Biofuels made from crops like canola, corn and soybeans were supposed to help fight global warming and be a viable alternative to fossil fuels. Instead, they are contributing to climate change and putting even more pressure on soaring food prices. Oops.
In the US, one quarter of corn goes to biofuels, and subsidized farmers like it that way. As do fertiliser companies like Potash (POT), which have ridden the commodity boom to several years of extraordinary performance.
But Europe is now wisely reconsidering its position in the face of new evidence that biofuels do more harm than good. Potash investors should hope that this doesn’t become a trend (NYT):
European officials proposed scaling back drastically on their goal of increasing Europe’s use of biofuels, a major about-face on a central environmental and energy issue.
Until recently, European governments had sought to lead the rest of the world in the use of biofuels, aiming to derive 10 per cent of Europe’s transportation fuels from biofuels by 2020. But the allure has dimmed amid growing evidence that the kind of goals proposed by the European Union are contributing to deforestation, which speeds climate change, and helping force up food prices….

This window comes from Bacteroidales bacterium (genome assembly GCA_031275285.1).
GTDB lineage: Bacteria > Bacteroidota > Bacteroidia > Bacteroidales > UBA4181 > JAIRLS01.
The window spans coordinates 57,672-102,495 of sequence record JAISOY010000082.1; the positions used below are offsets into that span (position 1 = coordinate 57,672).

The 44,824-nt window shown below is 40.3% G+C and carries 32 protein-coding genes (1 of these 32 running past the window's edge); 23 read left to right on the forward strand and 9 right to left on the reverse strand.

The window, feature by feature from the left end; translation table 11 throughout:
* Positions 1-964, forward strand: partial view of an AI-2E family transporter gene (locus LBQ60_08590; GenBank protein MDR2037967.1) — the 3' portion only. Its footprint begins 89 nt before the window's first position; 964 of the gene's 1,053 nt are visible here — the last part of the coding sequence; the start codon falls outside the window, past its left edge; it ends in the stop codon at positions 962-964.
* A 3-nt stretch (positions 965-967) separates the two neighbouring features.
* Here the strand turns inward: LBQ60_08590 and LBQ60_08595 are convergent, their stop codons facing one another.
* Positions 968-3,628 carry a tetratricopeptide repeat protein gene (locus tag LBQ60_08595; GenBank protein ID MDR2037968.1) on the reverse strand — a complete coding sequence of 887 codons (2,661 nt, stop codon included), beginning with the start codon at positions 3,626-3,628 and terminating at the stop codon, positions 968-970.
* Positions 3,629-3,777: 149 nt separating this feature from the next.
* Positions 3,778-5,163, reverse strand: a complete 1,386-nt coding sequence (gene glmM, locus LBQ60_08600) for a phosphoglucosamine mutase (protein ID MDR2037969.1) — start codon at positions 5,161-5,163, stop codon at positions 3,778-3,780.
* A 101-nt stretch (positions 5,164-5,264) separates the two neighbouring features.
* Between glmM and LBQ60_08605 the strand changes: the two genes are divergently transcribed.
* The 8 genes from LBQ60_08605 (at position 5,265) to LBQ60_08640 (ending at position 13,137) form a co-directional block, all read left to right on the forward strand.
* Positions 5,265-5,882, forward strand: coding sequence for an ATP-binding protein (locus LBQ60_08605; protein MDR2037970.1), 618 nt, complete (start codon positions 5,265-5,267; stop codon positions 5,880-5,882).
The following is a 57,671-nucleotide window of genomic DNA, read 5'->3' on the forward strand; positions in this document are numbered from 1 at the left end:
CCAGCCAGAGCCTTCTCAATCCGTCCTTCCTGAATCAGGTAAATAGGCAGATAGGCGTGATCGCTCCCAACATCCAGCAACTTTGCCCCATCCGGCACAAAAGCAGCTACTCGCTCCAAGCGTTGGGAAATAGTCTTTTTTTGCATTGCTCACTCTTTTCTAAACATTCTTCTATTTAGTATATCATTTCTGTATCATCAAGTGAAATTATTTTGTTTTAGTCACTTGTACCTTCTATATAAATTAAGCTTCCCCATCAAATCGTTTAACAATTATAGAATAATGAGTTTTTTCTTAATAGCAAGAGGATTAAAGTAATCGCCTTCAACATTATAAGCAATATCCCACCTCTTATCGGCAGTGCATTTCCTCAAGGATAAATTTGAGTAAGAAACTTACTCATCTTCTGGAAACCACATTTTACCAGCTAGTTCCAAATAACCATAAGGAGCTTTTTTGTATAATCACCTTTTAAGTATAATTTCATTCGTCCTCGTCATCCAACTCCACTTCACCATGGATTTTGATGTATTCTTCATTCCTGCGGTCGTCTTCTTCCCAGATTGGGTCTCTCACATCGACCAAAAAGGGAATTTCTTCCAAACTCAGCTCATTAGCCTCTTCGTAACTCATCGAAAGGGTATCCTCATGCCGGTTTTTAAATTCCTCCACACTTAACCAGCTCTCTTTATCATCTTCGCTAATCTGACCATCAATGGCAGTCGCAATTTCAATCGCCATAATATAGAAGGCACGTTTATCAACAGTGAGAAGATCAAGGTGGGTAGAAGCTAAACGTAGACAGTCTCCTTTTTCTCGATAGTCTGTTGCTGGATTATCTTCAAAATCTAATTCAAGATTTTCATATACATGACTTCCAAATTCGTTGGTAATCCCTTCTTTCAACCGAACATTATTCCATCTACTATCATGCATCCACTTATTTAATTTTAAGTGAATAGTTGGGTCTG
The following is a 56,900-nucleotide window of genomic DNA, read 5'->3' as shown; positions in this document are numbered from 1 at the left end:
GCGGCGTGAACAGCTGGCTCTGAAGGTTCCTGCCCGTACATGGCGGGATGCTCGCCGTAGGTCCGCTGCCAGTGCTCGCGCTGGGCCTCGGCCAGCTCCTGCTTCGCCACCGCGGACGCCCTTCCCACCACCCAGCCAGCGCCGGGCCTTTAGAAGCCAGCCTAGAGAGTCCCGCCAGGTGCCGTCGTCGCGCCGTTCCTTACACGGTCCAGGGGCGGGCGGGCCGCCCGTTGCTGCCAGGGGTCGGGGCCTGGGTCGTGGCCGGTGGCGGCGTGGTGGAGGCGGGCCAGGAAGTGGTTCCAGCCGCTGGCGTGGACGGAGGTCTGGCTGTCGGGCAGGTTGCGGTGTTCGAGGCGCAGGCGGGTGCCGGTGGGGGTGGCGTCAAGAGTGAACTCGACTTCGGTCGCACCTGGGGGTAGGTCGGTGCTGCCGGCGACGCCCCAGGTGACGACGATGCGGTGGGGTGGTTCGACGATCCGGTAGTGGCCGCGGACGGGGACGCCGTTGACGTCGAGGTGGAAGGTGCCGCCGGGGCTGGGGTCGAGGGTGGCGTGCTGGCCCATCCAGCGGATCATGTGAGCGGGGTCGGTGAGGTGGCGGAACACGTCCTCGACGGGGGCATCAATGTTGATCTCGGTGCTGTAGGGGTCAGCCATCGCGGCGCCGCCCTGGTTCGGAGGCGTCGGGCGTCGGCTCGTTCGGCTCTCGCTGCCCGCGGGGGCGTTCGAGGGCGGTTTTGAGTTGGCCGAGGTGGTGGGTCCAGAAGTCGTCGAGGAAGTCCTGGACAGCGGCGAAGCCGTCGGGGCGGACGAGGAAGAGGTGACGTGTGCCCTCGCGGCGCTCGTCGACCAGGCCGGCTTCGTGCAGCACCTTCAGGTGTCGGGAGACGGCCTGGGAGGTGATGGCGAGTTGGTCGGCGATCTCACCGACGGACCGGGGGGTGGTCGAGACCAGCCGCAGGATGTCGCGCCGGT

A major reason is that over the last 18 months, studies have shown that the current generation of biofuels — reliant on food crops like canola, corn and soybeans — helps drive up food prices by using agricultural land, as well as aggravating deforestation, and may be worse for the climate than conventional oil once the cost of production and transport are taken into account
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